Using Health Care Reform to Compare Plans

Health insurance reform has helped making an “apples-to-apples” comparison between health plans much easier. Anyone who has ever tried to buy health insurance as an individual knows it is just not as simple as purchasing other goods and services.  It is easy to compare a Delta flight to New York to a United flight to New York based on price, when both start and end at the same destination.  Both come with a seat, and these days — if you are lucky — probably a soft drink and maybe even some peanuts.

The trick in purchasing health coverage is that it is very difficult to make apples-to-apples comparisons between plans, especially just based on price.  The plan with a cheap monthly premium may actually have a much higher deductible—and end up being much more expensive in the long term.  Two plans may look very similar and be comparably priced; but one may cover maternity care, while the other does not. That can be tough, especially for the consumer who only learns this after she becomes pregnant.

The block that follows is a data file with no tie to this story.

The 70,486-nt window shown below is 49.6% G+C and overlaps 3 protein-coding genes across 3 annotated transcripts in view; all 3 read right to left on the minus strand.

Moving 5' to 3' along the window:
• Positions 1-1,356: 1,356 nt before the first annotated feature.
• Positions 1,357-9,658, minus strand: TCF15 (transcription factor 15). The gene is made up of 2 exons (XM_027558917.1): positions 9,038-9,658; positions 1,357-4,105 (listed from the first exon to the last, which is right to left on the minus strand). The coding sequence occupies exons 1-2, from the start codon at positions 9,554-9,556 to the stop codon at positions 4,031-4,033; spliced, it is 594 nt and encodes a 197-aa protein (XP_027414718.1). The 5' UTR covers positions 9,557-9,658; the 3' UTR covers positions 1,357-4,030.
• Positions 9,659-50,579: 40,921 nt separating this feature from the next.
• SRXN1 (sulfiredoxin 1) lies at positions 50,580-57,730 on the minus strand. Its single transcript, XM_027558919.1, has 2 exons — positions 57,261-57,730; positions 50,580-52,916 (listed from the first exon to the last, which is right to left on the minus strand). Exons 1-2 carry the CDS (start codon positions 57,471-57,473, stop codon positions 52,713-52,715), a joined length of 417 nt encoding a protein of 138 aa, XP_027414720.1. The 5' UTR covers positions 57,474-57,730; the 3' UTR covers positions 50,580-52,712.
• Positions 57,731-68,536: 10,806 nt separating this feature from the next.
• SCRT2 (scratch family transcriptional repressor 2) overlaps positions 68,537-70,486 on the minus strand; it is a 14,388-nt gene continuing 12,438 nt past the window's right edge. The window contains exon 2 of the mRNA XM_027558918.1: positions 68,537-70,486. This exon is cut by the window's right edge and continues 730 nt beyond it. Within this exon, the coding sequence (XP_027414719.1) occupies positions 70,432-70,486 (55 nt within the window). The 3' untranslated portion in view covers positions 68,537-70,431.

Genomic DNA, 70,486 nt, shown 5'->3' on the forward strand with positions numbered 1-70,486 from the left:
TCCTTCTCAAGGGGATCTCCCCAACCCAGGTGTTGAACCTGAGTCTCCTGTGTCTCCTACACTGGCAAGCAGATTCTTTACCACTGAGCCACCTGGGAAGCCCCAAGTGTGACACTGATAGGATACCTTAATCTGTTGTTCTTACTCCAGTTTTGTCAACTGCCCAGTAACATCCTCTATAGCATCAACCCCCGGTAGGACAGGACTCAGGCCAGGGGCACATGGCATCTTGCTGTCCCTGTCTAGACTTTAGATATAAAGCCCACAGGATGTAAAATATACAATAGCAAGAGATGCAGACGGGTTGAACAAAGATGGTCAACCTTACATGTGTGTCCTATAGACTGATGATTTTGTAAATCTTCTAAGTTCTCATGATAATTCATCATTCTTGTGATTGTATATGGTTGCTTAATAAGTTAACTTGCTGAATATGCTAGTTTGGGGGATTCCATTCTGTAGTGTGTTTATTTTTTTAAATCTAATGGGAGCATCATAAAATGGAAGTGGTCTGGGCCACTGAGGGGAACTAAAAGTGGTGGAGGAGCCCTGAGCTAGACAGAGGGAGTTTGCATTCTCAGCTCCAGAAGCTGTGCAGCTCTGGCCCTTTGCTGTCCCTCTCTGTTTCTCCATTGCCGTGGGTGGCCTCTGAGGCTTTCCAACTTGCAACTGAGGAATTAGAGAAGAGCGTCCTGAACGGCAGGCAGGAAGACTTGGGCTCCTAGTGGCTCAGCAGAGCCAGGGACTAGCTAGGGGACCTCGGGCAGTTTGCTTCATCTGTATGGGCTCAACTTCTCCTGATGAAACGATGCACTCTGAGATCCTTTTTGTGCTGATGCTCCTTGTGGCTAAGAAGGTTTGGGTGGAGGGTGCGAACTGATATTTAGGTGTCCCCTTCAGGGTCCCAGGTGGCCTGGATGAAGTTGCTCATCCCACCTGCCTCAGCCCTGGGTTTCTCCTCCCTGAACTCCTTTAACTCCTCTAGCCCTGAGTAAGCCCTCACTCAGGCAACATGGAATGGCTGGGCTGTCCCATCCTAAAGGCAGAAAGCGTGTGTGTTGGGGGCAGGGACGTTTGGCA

For many years consumer advocates have urged policymakers to come up a system to make it easier for consumers to comparison shop based on the cost of a plan, and the benefits that it includes.

In 2008 the California HealthCare Foundation even developed a prototype “label” for insurance products that would allow consumers to compare plans to one another, the way one can compare foods using a nutrition label.

Fortunately, another benefit of the new health care reform law is that it will set up a system that allows consumers to comparison shop based on price and benefits.  For people purchasing insurance on their own in the new “exchange,” four “levels” of plans will be available (easily remembered by their names, platinum, gold, silver and bronze).  Platinum level plans—the most expensive—will also cover 90 percent of consumers expected health care costs.  Bronze plans will have cheaper premiums—but expect to pay more out of the pocket in co-pays and or deductibles.

The new health insurance exchange will allow you to make apples-to-apples comparisons between health insurance plans. Moreover, plans will all cover a defined set of benefits—including prescription drugs, hospitalization, maternity care and mental health among others.  These more comprehensive plans will be slightly more expensive than many available on the market now.  But on the flip side, consumers won’t be left suprised– and uncovered–when they discover their plan does not cover a service they need.